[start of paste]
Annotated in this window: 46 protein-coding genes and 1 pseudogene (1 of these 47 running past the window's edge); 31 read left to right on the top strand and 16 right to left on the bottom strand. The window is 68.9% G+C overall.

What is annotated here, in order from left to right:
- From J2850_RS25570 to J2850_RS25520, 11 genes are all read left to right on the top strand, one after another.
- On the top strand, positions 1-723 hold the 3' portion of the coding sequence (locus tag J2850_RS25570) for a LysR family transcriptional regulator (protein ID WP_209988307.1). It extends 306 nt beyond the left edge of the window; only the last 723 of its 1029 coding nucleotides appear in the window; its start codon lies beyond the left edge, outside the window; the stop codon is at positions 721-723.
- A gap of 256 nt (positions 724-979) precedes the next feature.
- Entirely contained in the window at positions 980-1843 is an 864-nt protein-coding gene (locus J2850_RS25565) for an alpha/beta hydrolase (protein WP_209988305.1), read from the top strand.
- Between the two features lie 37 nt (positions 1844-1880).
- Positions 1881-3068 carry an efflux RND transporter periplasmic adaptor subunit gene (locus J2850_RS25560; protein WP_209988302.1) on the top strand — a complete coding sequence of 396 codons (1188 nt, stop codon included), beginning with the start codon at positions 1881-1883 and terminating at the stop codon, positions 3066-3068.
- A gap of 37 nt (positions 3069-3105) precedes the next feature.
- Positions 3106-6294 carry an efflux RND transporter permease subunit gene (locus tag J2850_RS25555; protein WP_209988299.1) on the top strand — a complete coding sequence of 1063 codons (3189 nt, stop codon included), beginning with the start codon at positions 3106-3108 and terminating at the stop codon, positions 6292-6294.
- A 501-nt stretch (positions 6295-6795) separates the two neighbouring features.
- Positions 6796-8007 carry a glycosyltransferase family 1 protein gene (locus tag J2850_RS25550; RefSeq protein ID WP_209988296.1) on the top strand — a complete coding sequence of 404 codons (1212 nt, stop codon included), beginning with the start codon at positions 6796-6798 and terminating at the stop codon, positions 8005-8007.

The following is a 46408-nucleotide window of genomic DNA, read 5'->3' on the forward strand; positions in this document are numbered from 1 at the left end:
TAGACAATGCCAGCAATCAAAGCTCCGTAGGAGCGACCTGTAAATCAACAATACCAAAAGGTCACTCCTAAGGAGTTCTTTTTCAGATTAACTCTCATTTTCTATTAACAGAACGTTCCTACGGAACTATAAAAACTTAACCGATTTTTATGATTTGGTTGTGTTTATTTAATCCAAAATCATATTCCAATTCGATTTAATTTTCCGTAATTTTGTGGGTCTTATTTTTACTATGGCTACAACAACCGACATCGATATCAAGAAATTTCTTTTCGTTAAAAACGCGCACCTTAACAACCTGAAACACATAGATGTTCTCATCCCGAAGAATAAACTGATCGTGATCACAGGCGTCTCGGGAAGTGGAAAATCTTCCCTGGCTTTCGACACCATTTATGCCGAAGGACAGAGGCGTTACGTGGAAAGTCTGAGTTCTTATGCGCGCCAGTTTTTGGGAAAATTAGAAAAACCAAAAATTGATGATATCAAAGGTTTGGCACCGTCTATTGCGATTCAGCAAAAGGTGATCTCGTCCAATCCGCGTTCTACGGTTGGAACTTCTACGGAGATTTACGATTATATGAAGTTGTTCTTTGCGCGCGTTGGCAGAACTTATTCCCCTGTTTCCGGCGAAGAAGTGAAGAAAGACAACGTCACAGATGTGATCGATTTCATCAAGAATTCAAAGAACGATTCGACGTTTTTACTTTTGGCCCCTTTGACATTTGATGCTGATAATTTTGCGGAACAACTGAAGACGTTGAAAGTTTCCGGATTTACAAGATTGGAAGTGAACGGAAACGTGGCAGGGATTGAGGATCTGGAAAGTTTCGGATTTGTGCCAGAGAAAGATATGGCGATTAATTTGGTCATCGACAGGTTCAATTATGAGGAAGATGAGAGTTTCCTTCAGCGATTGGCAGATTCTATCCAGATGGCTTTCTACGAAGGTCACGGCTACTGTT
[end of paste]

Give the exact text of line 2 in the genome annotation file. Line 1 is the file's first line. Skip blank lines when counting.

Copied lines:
What is annotated here, in order from left to right: